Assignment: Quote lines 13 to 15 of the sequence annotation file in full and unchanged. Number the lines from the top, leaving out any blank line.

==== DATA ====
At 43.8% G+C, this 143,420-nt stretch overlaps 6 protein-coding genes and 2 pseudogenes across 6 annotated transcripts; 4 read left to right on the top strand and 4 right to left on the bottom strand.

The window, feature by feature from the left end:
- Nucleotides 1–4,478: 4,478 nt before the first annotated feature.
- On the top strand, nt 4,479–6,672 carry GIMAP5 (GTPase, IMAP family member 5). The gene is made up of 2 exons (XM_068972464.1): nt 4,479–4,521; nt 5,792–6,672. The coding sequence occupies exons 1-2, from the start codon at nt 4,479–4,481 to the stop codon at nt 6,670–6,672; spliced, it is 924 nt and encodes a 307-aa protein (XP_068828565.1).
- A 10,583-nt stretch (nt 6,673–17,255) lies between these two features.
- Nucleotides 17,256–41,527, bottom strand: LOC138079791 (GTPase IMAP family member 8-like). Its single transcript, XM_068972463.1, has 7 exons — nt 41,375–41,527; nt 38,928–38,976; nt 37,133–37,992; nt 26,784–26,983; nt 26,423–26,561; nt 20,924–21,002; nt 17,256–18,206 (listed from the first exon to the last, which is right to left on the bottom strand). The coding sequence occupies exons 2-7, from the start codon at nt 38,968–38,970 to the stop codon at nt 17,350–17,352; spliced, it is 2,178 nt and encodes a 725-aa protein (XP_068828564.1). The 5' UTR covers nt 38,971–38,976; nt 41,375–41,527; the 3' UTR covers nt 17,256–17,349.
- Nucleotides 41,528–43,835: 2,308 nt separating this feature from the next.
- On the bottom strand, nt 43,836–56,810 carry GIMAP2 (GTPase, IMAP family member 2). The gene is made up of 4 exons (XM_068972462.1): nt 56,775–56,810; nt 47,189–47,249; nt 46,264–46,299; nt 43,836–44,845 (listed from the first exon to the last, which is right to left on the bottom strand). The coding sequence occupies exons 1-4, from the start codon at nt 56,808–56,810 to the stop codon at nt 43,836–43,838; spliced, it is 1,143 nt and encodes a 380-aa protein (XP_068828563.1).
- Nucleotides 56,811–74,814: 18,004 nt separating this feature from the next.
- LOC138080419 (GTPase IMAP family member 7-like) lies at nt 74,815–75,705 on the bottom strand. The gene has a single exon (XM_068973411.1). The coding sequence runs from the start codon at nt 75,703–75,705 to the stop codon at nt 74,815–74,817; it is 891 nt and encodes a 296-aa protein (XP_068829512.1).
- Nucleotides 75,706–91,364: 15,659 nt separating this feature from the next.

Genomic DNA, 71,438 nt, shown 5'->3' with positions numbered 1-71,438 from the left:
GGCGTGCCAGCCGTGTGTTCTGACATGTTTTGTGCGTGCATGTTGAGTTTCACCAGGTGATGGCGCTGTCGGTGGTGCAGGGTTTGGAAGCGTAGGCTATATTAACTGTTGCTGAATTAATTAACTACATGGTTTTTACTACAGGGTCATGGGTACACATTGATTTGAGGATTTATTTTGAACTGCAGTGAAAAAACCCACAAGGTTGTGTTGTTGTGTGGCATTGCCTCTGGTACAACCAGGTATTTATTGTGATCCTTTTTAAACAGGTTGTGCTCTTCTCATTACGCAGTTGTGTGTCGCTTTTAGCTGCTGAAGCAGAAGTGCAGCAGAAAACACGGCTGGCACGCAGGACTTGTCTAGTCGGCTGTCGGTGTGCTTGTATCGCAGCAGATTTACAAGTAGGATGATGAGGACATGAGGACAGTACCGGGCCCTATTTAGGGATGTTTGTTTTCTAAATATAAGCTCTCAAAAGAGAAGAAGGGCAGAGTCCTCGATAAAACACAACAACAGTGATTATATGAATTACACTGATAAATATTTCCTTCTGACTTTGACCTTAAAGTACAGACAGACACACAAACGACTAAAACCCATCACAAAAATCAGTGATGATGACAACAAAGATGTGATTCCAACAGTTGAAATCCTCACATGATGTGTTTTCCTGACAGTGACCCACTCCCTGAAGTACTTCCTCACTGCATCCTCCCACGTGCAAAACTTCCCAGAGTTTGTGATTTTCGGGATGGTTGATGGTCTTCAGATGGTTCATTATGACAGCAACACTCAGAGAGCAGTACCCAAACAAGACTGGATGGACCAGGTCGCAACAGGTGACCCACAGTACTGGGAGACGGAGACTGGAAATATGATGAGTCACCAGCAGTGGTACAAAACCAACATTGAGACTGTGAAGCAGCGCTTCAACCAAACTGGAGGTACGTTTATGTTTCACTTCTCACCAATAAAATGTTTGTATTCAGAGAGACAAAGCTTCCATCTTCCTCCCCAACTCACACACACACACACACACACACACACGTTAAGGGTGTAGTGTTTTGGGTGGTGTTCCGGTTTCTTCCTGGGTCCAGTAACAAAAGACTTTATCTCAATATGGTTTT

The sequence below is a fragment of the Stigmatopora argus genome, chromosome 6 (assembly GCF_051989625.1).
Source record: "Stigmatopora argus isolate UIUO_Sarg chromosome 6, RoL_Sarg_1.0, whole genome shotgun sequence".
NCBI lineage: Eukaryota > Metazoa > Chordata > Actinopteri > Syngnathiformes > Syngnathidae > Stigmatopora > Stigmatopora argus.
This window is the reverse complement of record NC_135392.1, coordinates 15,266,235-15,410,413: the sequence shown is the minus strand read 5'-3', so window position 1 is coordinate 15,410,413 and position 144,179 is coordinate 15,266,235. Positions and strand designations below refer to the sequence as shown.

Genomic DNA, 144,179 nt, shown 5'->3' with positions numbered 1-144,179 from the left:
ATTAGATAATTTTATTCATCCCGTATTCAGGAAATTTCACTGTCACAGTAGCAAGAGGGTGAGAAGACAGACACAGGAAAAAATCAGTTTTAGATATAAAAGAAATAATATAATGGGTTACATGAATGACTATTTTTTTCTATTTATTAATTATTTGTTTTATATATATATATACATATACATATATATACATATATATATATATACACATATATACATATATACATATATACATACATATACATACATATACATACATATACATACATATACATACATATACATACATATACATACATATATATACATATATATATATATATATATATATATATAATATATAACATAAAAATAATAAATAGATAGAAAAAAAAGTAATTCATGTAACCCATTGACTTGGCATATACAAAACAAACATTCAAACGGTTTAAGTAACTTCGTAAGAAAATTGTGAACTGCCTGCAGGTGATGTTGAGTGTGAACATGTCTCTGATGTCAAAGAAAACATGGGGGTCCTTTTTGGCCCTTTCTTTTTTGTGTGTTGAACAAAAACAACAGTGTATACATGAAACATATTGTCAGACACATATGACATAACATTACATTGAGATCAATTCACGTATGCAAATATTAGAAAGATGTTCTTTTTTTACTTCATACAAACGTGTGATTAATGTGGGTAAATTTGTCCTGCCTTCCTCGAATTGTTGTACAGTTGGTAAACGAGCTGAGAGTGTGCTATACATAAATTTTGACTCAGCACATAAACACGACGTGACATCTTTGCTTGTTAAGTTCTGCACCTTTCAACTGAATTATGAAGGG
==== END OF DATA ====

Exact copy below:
GGCGTGCCAGCCGTGTGTTCTGACATGTTTTGTGCGTGCATGTTGAGTTTCACCAGGTGATGGCGCTGTCGGTGGTGCAGGGTTTGGAAGCGTAGGCTATATTAACTGTTGCTGAATTAATTAACTACATGGTTTTTACTACAGGGTCATGGGTACACATTGATTTGAGGATTTATTTTGAACTGCAGTGAAAAAACCCACAAGGTTGTGTTGTTGTGTGGCATTGCCTCTGGTACAACCAGGTATTTATTGTGATCCTTTTTAAACAGGTTGTGCTCTTCTCATTACGCAGTTGTGTGTCGCTTTTAGCTGCTGAAGCAGAAGTGCAGCAGAAAACACGGCTGGCACGCAGGACTTGTCTAGTCGGCTGTCGGTGTGCTTGTATCGCAGCAGATTTACAAGTAGGATGATGAGGACATGAGGACAGTACCGGGCCCTATTTAGGGATGTTTGTTTTCTAAATATAAGCTCTCAAAAGAGAAGAAGGGCAGAGTCCTCGATAAAACACAACAACAGTGATTATATGAATTACACTGATAAATATTTCCTTCTGACTTTGACCTTAAAGTACAGACAGACACACAAACGACTAAAACCCATCACAAAAATCAGTGATGATGACAACAAAGATGTGATTCCAACAGTTGAAATCCTCACATGATGTGTTTTCCTGACAGTGACCCACTCCCTGAAGTACTTCCTCACTGCATCCTCCCACGTGCAAAACTTCCCAGAGTTTGTGATTTTCGGGATGGTTGATGGTCTTCAGATGGTTCATTATGACAGCAACACTCAGAGAGCAGTACCCAAACAAGACTGGATGGACCAGGTCGCAACAGGTGACCCACAGTACTGGGAGACGGAGACTGGAAATATGATGAGTCACCAGCAGTGGTACAAAACCAACATTGAGACTGTGAAGCAGCGCTTCAACCAAACTGGAGGTACGTTTATGTTTCACTTCTCACCAATAAAATGTTTGTATTCAGAGAGACAAAGCTTCCATCTTCCTCCCCAACTCACACACACACACACACACACACACACGTTAAGGGTGTAGTGTTTTGGGTGGTGTTCCGGTTTCTTCCTGGGTCCAGTAACAAAAGACTTTATCTCAATATGGTTTT

The sequence below is a fragment of the Stigmatopora argus genome, chromosome 6 (assembly GCF_051989625.1).
Source record: "Stigmatopora argus isolate UIUO_Sarg chromosome 6, RoL_Sarg_1.0, whole genome shotgun sequence".